Sunset in Tatapouri, New Zealand

Sunset in Tatapouri

Magical Tatapouri. When I go back to New Zealand, this will be one of the first places I revisit.


Guest blogger JM Merchant

JM Merchant

JM Merchant (or Jo Abram to most) lives in the North End of London, although she aspires to the West End. An occasionally employed sound engineer and stage manager, most of her time is currently spent reading pirate tales as she works on her first novel. She blogs and posts short stories at Am I A Writer Yet? and tweets as @JMMerchant86.

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  1. Hi Jo – am so glad you enjoyed your time with us at Tatapouri and loved reading your blog – look forward to seeing you when you return to Tataporui.

    • JM Merchant says:

      Thank you so much for your hospitality Chris! I hope I did your home justice!
      Jo x

  2. Well Jo, you found a part of NZ I’ve never been to, and now I want to go! Next time you’re here in Aotearoa, perhaps you can be my East Coast tour guide. I’m sure Ember would enjoy helping Alfie return all the stone to the sea as well 🙂

    Awesome post, I look forward to hearing more about your travels, past and future.

    • JM Merchant says:

      You’re on Renee! Plenty more tales to come, something good had to come from 5 weeks sat on a bus 😉
      Jo x

  3. Hayley Irwin says:

    Hi Jo,

    I loved reading your account of our stay in Tatapouri, it brought back so many memories. This was one of my favourite places in the whole of New Zealand as you’re right, it did have such a magical, calming atmosphere. Brilliant post and i look forward to reading some more! hope you’re well,

    Hayley x

    • JM Merchant says:

      Hi Hayley

      Great to hear from you and glad you liked the article. I think Tatapouri was the one place on that East Cape expedition where I would gladly have stayed on for another month! 🙂
      Hope you guys are well.

      Jo x

  4. Wow! Beautiful pictures and the vacation sounds like paradise! I love that it was a relaxed family-style atmosphere….my kind of vacation!

  5. Jo,
    What a beautiful place! Looks so relaxing!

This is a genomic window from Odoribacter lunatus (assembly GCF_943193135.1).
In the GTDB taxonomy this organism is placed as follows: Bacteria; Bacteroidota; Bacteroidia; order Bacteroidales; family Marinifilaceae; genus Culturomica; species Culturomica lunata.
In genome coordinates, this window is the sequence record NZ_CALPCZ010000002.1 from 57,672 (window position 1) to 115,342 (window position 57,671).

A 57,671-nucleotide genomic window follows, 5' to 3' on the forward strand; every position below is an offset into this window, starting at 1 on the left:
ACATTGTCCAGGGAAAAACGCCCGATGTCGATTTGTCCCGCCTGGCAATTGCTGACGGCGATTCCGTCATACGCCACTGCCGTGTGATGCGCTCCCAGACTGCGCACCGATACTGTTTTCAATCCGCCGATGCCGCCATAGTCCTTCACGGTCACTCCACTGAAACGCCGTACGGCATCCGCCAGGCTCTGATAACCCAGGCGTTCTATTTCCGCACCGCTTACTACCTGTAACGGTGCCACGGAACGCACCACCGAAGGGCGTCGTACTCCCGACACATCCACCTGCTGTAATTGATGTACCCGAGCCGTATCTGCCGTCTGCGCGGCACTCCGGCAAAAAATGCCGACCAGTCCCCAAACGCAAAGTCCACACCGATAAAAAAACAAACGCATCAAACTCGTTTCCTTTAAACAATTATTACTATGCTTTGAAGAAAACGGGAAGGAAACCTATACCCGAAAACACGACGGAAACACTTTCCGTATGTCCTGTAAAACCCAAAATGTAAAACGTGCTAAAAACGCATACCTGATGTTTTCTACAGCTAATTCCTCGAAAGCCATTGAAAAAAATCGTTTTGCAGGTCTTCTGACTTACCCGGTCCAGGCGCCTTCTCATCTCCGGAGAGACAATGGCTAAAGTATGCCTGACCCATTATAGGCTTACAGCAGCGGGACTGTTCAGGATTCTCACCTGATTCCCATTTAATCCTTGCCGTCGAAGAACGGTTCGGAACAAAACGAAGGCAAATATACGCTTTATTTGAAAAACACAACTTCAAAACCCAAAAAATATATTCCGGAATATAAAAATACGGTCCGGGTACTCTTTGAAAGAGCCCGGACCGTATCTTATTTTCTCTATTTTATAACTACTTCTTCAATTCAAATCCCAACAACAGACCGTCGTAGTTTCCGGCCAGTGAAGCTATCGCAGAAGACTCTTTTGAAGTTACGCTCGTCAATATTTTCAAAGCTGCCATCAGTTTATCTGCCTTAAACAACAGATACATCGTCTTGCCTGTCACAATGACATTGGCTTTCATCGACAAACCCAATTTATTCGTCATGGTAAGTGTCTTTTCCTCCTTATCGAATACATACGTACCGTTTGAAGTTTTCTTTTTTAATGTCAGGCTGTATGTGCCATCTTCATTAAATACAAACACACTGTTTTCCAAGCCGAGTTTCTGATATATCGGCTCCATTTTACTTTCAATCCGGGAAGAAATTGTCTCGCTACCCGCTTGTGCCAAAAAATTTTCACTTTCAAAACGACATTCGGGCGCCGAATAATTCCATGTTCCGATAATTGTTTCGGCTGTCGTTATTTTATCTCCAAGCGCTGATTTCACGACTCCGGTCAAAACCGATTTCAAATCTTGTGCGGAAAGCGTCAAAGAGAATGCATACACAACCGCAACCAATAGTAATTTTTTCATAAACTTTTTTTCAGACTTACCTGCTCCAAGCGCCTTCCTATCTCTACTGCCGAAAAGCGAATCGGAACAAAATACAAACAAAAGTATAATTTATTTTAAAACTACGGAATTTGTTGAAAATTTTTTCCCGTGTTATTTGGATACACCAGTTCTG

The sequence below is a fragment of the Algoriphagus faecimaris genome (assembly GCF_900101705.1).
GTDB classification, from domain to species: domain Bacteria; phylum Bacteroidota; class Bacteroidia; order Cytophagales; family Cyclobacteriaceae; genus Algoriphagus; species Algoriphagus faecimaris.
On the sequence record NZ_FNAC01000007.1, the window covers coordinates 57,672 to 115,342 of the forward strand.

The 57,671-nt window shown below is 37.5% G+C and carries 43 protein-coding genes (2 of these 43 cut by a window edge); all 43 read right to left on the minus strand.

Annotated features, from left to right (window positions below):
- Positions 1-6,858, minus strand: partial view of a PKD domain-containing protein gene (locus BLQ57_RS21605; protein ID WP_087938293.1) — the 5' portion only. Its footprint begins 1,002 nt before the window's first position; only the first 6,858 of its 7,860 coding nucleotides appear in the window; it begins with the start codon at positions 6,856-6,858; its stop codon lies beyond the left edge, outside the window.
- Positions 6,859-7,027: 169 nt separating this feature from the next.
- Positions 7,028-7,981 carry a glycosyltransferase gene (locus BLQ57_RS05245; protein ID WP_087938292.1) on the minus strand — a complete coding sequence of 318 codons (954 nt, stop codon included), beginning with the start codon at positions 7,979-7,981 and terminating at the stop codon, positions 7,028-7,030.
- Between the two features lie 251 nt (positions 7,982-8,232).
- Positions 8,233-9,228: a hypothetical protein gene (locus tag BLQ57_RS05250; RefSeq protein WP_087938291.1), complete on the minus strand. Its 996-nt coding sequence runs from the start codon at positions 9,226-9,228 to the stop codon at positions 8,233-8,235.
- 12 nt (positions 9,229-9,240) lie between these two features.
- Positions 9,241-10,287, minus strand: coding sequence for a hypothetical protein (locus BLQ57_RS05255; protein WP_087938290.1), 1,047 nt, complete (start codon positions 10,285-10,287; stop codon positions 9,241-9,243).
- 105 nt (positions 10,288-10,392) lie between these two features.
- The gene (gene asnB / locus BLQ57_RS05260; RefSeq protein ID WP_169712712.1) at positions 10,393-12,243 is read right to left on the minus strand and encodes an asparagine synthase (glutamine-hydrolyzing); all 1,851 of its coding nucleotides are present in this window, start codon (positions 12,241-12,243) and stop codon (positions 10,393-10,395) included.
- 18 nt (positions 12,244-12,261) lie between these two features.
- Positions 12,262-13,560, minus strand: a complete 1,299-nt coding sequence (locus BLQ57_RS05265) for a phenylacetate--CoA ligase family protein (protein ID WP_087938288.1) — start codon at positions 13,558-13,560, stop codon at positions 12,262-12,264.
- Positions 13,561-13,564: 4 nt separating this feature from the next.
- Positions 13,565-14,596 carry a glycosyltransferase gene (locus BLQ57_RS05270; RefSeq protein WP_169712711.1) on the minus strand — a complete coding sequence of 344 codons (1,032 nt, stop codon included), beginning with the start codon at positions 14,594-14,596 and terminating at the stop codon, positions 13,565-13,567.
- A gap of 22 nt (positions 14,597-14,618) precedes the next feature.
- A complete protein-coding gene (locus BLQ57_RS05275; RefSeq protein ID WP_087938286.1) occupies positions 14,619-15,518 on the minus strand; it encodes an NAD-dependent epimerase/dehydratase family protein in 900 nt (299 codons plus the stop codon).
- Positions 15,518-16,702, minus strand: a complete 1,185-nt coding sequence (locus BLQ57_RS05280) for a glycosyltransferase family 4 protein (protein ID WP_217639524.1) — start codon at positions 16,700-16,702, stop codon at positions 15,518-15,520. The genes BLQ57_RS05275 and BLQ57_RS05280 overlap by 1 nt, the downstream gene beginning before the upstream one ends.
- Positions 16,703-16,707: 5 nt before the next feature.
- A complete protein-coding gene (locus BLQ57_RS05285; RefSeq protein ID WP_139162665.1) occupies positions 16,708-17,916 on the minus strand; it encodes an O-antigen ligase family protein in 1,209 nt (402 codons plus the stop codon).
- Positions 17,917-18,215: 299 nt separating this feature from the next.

I am trying to make it to that part of the world, but it’s quite a trip from the Northeast of the U.S. Someday soon I hope!
    Great article, and pictures too!
    Alfie’s a cutie!

    • JM Merchant says:

      I can’t recommend the country enough, it’s like another world over there.
      Hope you get there someday.

  6. Jo,
    This is amazing!
    I smiled from the first word to the last one.
    Cant believe there is a photo of me feeding the stingrays, didn’t even know one exsisted.
    I’m back in NZ now, but on the south island.
    Perhaps over summer I will head back up there. Truely magical spot.
    Thanks hun

    • JM Merchant says:

      Hi Cass
      Jealous! Want so badly to get back over there, say hi to Lolly for me if you bump into her!
      Yes, that was unfortunately the only photo of you feeding the rays, the zoom on my camera couldn’t quite cope with the distance.
      Hope you have a blast back in Aotearoa!
      Jo x

  7. I have always wanted to go to New Zealand, and I feel like I was taken to a little piece by your post — thank you! I love your photos, too, just beautiful. Tatapouri really does sound and look magical.

  8. What an idyllic-sounding spot! Just the sort of place my partner and I love to go. Although I’m not so sure about the dorm sleeping given that there’s usually one freight-train snorer among the bunch! 😉

  9. Thanks Lisa, glad you enjoyed the post 🙂

    You’ll be glad to know there are other sleeping arrangements available, I was just a slowpoke getting into the cabin and missed the rooms, a mistake I didn’t make again while I was in New Zealand!

    Jo x

  10. Jo,
    I loved your story. Thanks for sharing you travels with us. I have never been to New Zealand but have always wanted to go and after reading your story, now even more.